_Heidegger_ is a classic introduction to Heidegger's notoriously difficult work. Truly accessible, it combines clarity of exposition with an authoritative handling of the subject-matter. Richard Polt has written a work that will become the standard text for students looking to understand one of the century's greatest minds.
Richard Polt takes a fresh approach to Heidegger’s thought during his most politicized period, and works toward a philosophical appropriation of his most valuable ideas. Polt shows how central themes of the 1930s—such as inception, emergency, and the question “Who are we?”—grow from seeds planted in Being and Time and are woven into Heidegger’s political thought. Working with recently published texts, including Heidegger’s Black Notebooks, Polt traces the thinker’s engagement and disengagement from the Nazi movement. He critiques Heidegger for his (...) failure to understand the political realm, but also draws on his ideas to propose a “traumatic ontology” that understands individual and collective existence as identities that are always in question, and always remain exposed to disruptive events. Time and Trauma is a bold attempt to gain philosophical insight from the most problematic and controversial phase of Heidegger’s thought. (shrink)
This volume presents a survey of critical appropriations of Heidegger’s thought for the 21st century. It includes all the most well-known and respected Heidegger scholars working today and offers a wide range of perspectives in engaging and accessible essays, altogether representing the most comprehensive overview of Heidegger Studies available.
Heidegger's Being and Time: Critical Essays provides a variety of recent studies of Heidegger's most important work. Twelve prominent scholars, representing diverse nationalities, generations, and interpretive approaches deal with general methodological and ontological questions, particular issues in Heidegger's text, and the relation between Being and Time and Heidegger's later thought. All of the essays presented in this volume were never before available in an English-language anthology. Two of the essays have never before been published in any language ; three of (...) the essays have never been published in English before, and two of the essays provide previews of works in progress by major scholars. (shrink)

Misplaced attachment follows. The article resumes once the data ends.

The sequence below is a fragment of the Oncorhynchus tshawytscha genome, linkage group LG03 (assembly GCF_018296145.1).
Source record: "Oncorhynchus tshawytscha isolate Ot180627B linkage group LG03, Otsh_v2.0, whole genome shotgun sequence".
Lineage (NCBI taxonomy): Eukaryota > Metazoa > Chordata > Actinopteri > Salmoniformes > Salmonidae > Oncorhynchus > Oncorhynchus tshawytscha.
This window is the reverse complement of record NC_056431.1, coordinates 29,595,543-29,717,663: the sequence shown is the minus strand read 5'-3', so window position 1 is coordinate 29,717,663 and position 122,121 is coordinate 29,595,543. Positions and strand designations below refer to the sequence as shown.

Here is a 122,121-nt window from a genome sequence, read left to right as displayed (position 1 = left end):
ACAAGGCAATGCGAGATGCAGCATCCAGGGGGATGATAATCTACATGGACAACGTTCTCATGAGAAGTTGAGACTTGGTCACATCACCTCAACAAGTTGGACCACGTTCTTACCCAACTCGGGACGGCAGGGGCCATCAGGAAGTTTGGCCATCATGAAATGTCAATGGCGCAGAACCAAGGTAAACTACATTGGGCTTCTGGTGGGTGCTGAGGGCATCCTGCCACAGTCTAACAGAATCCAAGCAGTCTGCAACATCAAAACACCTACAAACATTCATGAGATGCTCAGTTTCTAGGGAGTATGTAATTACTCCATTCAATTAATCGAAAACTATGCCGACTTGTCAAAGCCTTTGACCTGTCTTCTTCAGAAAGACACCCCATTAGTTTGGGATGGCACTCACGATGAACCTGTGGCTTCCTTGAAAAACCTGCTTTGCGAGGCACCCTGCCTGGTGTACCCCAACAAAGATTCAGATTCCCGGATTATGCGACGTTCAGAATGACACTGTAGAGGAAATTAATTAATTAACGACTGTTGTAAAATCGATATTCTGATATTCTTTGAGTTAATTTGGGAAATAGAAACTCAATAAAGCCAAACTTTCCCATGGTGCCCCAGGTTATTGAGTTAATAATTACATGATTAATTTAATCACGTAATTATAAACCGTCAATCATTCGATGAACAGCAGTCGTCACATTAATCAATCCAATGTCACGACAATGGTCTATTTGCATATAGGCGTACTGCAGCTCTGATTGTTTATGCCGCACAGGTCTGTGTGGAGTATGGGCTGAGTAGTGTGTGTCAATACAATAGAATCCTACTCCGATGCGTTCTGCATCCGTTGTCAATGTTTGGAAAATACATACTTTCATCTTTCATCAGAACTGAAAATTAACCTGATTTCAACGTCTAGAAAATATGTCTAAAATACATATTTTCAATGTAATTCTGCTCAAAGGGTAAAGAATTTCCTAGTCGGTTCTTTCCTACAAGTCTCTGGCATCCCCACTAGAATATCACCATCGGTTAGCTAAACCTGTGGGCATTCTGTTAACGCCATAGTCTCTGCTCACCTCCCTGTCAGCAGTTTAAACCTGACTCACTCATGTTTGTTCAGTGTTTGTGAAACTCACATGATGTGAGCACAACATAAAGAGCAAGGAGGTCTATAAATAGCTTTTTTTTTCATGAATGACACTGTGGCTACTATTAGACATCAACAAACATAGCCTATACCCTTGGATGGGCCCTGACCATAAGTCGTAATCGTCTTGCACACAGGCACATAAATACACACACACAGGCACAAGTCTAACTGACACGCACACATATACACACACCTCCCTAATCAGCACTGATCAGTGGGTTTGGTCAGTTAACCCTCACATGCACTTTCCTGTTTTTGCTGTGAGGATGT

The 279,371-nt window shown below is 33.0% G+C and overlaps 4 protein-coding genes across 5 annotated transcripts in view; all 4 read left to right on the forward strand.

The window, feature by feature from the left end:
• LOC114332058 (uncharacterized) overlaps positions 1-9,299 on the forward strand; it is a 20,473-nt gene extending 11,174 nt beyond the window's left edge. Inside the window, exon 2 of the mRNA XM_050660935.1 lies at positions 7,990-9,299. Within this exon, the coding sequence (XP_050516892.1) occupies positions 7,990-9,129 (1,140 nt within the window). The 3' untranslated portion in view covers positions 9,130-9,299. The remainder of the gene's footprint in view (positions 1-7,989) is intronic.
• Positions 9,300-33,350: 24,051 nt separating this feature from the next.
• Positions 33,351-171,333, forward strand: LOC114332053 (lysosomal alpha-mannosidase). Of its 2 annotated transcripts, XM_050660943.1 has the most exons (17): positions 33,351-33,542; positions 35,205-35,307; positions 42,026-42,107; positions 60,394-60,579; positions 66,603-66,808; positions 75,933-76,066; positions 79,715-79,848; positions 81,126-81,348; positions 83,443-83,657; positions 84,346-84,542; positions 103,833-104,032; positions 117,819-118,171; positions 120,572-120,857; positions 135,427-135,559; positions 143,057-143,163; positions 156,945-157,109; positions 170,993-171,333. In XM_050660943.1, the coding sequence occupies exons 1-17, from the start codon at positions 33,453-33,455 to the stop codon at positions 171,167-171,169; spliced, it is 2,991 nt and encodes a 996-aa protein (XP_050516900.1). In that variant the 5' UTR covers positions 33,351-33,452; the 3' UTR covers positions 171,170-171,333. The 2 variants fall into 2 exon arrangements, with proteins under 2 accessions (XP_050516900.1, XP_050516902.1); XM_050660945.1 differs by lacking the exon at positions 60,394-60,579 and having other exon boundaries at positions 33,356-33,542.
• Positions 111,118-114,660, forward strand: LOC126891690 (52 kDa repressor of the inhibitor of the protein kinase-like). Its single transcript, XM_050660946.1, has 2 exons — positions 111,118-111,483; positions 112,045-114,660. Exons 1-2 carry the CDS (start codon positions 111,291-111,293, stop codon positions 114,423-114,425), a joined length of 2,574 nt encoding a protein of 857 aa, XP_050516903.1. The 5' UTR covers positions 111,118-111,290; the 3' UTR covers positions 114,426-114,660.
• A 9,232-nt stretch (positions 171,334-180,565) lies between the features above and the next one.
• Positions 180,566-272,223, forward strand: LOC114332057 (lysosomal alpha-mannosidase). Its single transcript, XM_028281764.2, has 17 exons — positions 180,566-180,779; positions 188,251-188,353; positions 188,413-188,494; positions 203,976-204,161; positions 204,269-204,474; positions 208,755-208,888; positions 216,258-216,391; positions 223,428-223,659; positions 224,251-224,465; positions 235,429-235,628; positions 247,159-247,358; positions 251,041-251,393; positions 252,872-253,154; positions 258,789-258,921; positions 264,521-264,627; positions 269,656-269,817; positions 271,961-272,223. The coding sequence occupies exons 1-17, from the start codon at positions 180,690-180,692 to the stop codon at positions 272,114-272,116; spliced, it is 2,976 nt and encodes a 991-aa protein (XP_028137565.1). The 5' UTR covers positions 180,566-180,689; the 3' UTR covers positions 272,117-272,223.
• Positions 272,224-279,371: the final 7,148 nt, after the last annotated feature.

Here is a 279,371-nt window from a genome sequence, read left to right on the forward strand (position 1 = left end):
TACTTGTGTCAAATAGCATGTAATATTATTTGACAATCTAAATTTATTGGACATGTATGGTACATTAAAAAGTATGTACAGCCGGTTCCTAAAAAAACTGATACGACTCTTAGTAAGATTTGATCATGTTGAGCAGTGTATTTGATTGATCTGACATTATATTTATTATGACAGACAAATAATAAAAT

Martin Heidegger’s Introduction to Metaphysics, first published in 1953, is a highly significant work by a towering figure in twentieth-century philosophy. The volume is known for its incisive analysis of the Western understanding of Being, its original interpretations of Greek philosophy and poetry, and its vehement political statements. This new companion to the Introduction to Metaphysics presents an overview of Heidegger’s text and a variety of perspectives on its interpretation from more than a dozen highly respected contributors.
This paper agrees with Thomas Sheehan that Heidegger inquires into the source of meaning in finite human existence. The paper argues, however, that Sheehan’s paradigm for interpreting Heidegger should be expanded: Heidegger is also concerned with “excess” and “event”. Excess and event are crucial to being and history, as Heidegger understands them.
According to Heidegger, his key word Ereignis “can no more be translated” than “guiding words” in other languages, such as logos and dao. This essay presents a few reflections on the sense of Ereignis in Heidegger's thought and on the problem of translation. I distinguish three phases in Heidegger's use of the word Ereignis and draw on Paul Ricoeur and John Sallis to establish a view of translation that lies between the extremes of perfect translation and complete untranslatability. I argue (...) that while perfect translation is impossible, imperfect translations—illuminating shifts from one context or language to another—are both possible and necessary, even when it comes to the word Ereignis. This position is compatible with Heidegger's view that encounter is made possible by distance. (shrink)
Peter Trawny’s Heidegger: A Critical Introduction examines the various phases of the philosopher’s thought, with special attention to questions of politics and antisemitism. This review sums up the book and discusses the relevance of Heidegger today for analytic philosophy, Jewish thought, and political philosophy.
In these lectures, delivered in 1933-1934 while he was Rector of the University of Freiburg and an active supporter of the National Socialist regime, Martin Heidegger addresses the history of metaphysics and the notion of truth from Heraclitus to Hegel. First published in German in 2001, these two lecture courses offer a sustained encounter with Heidegger's thinking during a period when he attempted to give expression to his highest ambitions for a philosophy engaged with politics and the world. While the (...) lectures are strongly nationalistic and celebrate the revolutionary spirit of the time, they also attack theories of racial supremacy in an attempt to stake out a distinctively Heideggerian understanding of what it means to be a people. This careful translation offers valuable insight into Heidegger's views on language, truth, animality, and life, as well as his political thought and activity. (shrink)